Oh, Katie Roiphe. I have to admit that I’ve been more than a little fed up with the phenom that is Go the F to Sleep. Call it jealousy; maybe I wish I had written a book with less than 500 words that skyrocketed to the best seller list before it even came out. Or that inspired Samuel Jackson to narrate the audio version. So, yes, I was excited to see Roiphe of “there is no such thing as date rape” infamy, take on the book in a column on Slate.
And I was really with her at first. She goes right to the heart of things, pointing out that behind the one-line joke of this book is “nastiness” and “an undercurrent of resentment that is comic, or ‘cathartic.'” The book, as she sees it, is an indictment of modern parenthood, what she would consider over-parenting and I would say is called actually taking care of your own children, at least on the weekends and at nights when you aren’t working.
Behind the sing-songy text and dream like pictures of tigers and pajama-clad toddlers, readers of Go the F to Sleep can peak in the background and see tired parents who are just trying to watch some television. And I get it, in some ways that’s really kind of pathetic, right? Roiphe writes:
The book, in all its cleverness and artfulness and ingenuity, raises certain other questions: Are they having sex, these slouchy rageful parents? Not enough, perhaps. When the father turns back to the waking child’s bedroom, we look out at the comfy, sexless, vaguely depressive scene of his wife sprawled asleep on the couch under an ugly old blanket. No wonder the slouchy dad is full of rage.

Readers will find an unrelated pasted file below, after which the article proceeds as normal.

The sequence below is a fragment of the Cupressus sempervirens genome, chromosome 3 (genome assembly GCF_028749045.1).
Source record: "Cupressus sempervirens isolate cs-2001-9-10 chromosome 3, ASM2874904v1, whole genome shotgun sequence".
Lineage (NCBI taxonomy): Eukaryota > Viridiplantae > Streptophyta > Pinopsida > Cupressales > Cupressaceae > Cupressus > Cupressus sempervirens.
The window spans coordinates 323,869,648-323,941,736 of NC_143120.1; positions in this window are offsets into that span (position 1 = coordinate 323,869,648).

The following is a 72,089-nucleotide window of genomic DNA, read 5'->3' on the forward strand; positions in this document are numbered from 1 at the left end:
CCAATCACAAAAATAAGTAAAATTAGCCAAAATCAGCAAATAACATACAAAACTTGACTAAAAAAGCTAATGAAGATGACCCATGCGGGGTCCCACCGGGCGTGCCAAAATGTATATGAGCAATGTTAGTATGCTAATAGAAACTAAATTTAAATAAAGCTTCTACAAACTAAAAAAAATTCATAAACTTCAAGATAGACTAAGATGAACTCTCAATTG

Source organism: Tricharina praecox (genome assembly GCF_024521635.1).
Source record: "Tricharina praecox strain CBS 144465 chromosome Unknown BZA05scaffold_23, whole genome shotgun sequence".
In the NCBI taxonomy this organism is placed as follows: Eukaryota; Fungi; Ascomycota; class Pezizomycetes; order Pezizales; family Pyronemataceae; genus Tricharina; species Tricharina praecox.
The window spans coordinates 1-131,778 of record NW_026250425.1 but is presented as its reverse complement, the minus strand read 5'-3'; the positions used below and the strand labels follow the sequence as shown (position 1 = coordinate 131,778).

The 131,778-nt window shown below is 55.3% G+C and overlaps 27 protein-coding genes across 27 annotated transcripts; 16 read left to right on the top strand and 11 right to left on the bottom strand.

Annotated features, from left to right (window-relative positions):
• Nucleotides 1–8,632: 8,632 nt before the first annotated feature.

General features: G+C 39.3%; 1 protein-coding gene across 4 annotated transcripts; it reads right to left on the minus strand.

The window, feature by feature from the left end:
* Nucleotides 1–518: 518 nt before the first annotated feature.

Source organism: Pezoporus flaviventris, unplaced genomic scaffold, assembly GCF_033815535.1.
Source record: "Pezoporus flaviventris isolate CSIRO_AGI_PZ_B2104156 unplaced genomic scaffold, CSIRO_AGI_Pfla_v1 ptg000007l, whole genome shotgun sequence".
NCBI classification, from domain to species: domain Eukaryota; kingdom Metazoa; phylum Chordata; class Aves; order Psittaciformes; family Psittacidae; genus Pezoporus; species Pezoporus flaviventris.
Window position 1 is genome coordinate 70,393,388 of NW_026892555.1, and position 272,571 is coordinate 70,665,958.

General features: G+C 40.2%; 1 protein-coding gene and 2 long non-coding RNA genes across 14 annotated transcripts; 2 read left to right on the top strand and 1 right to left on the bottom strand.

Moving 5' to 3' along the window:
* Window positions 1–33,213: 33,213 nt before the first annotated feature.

No wonder all those slouchy dads and moms who just want to watch a movie and eat some microwave popcorn find this book so funny, so transporting; no wonder it makes them feel, as the publicity materials suggest, “less alone.” But if those sweet-faced children, so gorgeously drawn by Ricardo Cortés, could talk back would they say: “Put on a fucking dress. Have a fucking drink. Stop hovering over us. Live your own goddamned life.
Ouch. Ok, that hurts. And maybe not just because finding the time to watch Mad Men with my husband on the couch seems like a luxury, but because I actually sleep on that couch. We share a 650-square foot apartment with our daughter and since she has the earlier bedtime, she gets the bedroom. Oh I know, Katie’s eyes must be rolling at that. Read the rest of this entry →